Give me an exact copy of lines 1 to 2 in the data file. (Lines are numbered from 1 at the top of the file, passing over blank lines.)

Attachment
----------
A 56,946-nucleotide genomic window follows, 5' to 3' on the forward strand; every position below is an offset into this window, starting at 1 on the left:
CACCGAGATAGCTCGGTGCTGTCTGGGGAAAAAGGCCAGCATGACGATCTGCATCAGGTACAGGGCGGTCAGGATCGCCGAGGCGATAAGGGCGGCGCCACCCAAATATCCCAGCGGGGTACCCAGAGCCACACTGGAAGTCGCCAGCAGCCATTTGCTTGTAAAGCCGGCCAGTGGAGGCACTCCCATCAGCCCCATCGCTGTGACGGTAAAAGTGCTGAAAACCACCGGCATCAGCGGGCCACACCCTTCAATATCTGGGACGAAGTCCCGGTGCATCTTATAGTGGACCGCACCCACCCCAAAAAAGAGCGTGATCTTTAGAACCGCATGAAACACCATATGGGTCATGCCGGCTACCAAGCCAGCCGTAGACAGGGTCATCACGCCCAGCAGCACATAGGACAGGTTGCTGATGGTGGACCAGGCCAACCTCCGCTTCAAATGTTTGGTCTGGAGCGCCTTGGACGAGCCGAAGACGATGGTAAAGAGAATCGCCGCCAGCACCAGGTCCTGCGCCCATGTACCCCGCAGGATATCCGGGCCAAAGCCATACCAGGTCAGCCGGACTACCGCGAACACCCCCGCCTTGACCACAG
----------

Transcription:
A 56,946-nucleotide genomic window follows, 5' to 3' on the forward strand; every position below is an offset into this window, starting at 1 on the left:
CACCGAGATAGCTCGGTGCTGTCTGGGGAAAAAGGCCAGCATGACGATCTGCATCAGGTACAGGGCGGTCAGGATCGCCGAGGCGATAAGGGCGGCGCCACCCAAATATCCCAGCGGGGTACCCAGAGCCACACTGGAAGTCGCCAGCAGCCATTTGCTTGTAAAGCCGGCCAGTGGAGGCACTCCCATCAGCCCCATCGCTGTGACGGTAAAAGTGCTGAAAACCACCGGCATCAGCGGGCCACACCCTTCAATATCTGGGACGAAGTCCCGGTGCATCTTATAGTGGACCGCACCCACCCCAAAAAAGAGCGTGATCTTTAGAACCGCATGAAACACCATATGGGTCATGCCGGCTACCAAGCCAGCCGTAGACAGGGTCATCACGCCCAGCAGCACATAGGACAGGTTGCTGATGGTGGACCAGGCCAACCTCCGCTTCAAATGTTTGGTCTGGAGCGCCTTGGACGAGCCGAAGACGATGGTAAAGAGAATCGCCGCCAGCACCAGGTCCTGCGCCCATGTACCCCGCAGGATATCCGGGCCAAAGCCATACCAGGTCAGCCGGACTACCGCGAACACCCCCGCCTTGACCACAG